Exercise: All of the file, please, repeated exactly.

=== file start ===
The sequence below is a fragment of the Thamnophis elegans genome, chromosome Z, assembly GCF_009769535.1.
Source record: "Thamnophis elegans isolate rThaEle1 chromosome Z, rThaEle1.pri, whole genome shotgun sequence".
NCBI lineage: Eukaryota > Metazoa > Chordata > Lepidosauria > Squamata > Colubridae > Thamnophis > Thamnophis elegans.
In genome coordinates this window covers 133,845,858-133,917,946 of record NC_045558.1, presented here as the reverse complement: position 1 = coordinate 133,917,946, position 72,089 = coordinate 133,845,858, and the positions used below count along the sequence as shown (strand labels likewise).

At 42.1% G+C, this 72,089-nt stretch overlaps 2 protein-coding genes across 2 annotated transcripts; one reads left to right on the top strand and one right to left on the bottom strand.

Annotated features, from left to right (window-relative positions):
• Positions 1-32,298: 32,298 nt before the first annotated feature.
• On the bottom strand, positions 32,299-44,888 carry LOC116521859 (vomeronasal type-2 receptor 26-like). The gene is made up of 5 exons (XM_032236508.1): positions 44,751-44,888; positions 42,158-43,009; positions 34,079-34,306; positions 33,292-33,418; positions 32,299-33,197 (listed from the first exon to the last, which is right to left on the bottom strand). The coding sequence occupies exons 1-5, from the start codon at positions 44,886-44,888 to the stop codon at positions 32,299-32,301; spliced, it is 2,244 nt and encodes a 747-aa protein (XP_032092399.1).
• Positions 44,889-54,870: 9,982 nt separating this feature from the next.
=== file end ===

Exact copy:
The sequence below is a fragment of the Thamnophis elegans genome, chromosome Z, assembly GCF_009769535.1.
Source record: "Thamnophis elegans isolate rThaEle1 chromosome Z, rThaEle1.pri, whole genome shotgun sequence".
NCBI lineage: Eukaryota > Metazoa > Chordata > Lepidosauria > Squamata > Colubridae > Thamnophis > Thamnophis elegans.
In genome coordinates this window covers 133,845,858-133,917,946 of record NC_045558.1, presented here as the reverse complement: position 1 = coordinate 133,917,946, position 72,089 = coordinate 133,845,858, and the positions used below count along the sequence as shown (strand labels likewise).

At 42.1% G+C, this 72,089-nt stretch overlaps 2 protein-coding genes across 2 annotated transcripts; one reads left to right on the top strand and one right to left on the bottom strand.

Annotated features, from left to right (window-relative positions):
• Positions 1-32,298: 32,298 nt before the first annotated feature.
• On the bottom strand, positions 32,299-44,888 carry LOC116521859 (vomeronasal type-2 receptor 26-like). The gene is made up of 5 exons (XM_032236508.1): positions 44,751-44,888; positions 42,158-43,009; positions 34,079-34,306; positions 33,292-33,418; positions 32,299-33,197 (listed from the first exon to the last, which is right to left on the bottom strand). The coding sequence occupies exons 1-5, from the start codon at positions 44,886-44,888 to the stop codon at positions 32,299-32,301; spliced, it is 2,244 nt and encodes a 747-aa protein (XP_032092399.1).
• Positions 44,889-54,870: 9,982 nt separating this feature from the next.